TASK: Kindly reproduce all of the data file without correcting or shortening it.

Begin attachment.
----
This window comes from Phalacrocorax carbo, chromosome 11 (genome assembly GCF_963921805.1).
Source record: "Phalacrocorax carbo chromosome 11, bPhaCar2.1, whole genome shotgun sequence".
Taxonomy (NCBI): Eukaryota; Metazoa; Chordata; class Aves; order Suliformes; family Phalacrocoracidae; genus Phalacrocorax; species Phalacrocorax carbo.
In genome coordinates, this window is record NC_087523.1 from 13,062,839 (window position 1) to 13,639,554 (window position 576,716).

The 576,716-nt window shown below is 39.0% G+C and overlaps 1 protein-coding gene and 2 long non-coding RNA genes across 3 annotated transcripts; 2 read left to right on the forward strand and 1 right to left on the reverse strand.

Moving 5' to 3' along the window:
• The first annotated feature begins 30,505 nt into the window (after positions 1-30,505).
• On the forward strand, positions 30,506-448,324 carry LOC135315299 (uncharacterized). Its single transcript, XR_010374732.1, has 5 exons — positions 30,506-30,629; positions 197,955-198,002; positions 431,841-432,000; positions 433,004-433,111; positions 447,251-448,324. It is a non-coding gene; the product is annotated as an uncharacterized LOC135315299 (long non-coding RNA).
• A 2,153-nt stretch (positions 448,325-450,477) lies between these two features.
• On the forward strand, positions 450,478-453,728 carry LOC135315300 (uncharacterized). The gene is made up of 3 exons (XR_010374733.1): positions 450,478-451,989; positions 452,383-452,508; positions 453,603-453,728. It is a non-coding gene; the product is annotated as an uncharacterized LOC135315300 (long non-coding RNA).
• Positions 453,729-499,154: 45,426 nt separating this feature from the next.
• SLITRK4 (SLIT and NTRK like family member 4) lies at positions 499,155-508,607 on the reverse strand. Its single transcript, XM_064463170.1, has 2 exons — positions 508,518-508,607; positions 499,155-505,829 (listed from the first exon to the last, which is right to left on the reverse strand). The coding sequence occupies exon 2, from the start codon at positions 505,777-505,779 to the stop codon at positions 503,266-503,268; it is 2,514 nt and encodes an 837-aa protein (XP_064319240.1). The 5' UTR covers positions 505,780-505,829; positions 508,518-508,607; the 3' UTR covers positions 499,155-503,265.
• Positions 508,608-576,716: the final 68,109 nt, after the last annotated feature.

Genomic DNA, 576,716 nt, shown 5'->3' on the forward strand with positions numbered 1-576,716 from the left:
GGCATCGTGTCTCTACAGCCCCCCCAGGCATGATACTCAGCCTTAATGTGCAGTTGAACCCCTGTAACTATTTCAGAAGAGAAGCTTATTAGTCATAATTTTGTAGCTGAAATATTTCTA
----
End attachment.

This window comes from Phalacrocorax carbo, chromosome 11 (genome assembly GCF_963921805.1).
Source record: "Phalacrocorax carbo chromosome 11, bPhaCar2.1, whole genome shotgun sequence".
Taxonomy (NCBI): Eukaryota; Metazoa; Chordata; class Aves; order Suliformes; family Phalacrocoracidae; genus Phalacrocorax; species Phalacrocorax carbo.
In genome coordinates, this window is record NC_087523.1 from 13,062,839 (window position 1) to 13,639,554 (window position 576,716).

The 576,716-nt window shown below is 39.0% G+C and overlaps 1 protein-coding gene and 2 long non-coding RNA genes across 3 annotated transcripts; 2 read left to right on the forward strand and 1 right to left on the reverse strand.

Moving 5' to 3' along the window:
• The first annotated feature begins 30,505 nt into the window (after positions 1-30,505).
• On the forward strand, positions 30,506-448,324 carry LOC135315299 (uncharacterized). Its single transcript, XR_010374732.1, has 5 exons — positions 30,506-30,629; positions 197,955-198,002; positions 431,841-432,000; positions 433,004-433,111; positions 447,251-448,324. It is a non-coding gene; the product is annotated as an uncharacterized LOC135315299 (long non-coding RNA).
• A 2,153-nt stretch (positions 448,325-450,477) lies between these two features.
• On the forward strand, positions 450,478-453,728 carry LOC135315300 (uncharacterized). The gene is made up of 3 exons (XR_010374733.1): positions 450,478-451,989; positions 452,383-452,508; positions 453,603-453,728. It is a non-coding gene; the product is annotated as an uncharacterized LOC135315300 (long non-coding RNA).
• Positions 453,729-499,154: 45,426 nt separating this feature from the next.
• SLITRK4 (SLIT and NTRK like family member 4) lies at positions 499,155-508,607 on the reverse strand. Its single transcript, XM_064463170.1, has 2 exons — positions 508,518-508,607; positions 499,155-505,829 (listed from the first exon to the last, which is right to left on the reverse strand). The coding sequence occupies exon 2, from the start codon at positions 505,777-505,779 to the stop codon at positions 503,266-503,268; it is 2,514 nt and encodes an 837-aa protein (XP_064319240.1). The 5' UTR covers positions 505,780-505,829; positions 508,518-508,607; the 3' UTR covers positions 499,155-503,265.
• Positions 508,608-576,716: the final 68,109 nt, after the last annotated feature.

Genomic DNA, 576,716 nt, shown 5'->3' on the forward strand with positions numbered 1-576,716 from the left:
GGCATCGTGTCTCTACAGCCCCCCCAGGCATGATACTCAGCCTTAATGTGCAGTTGAACCCCTGTAACTATTTCAGAAGAGAAGCTTATTAGTCATAATTTTGTAGCTGAAATATTTCTA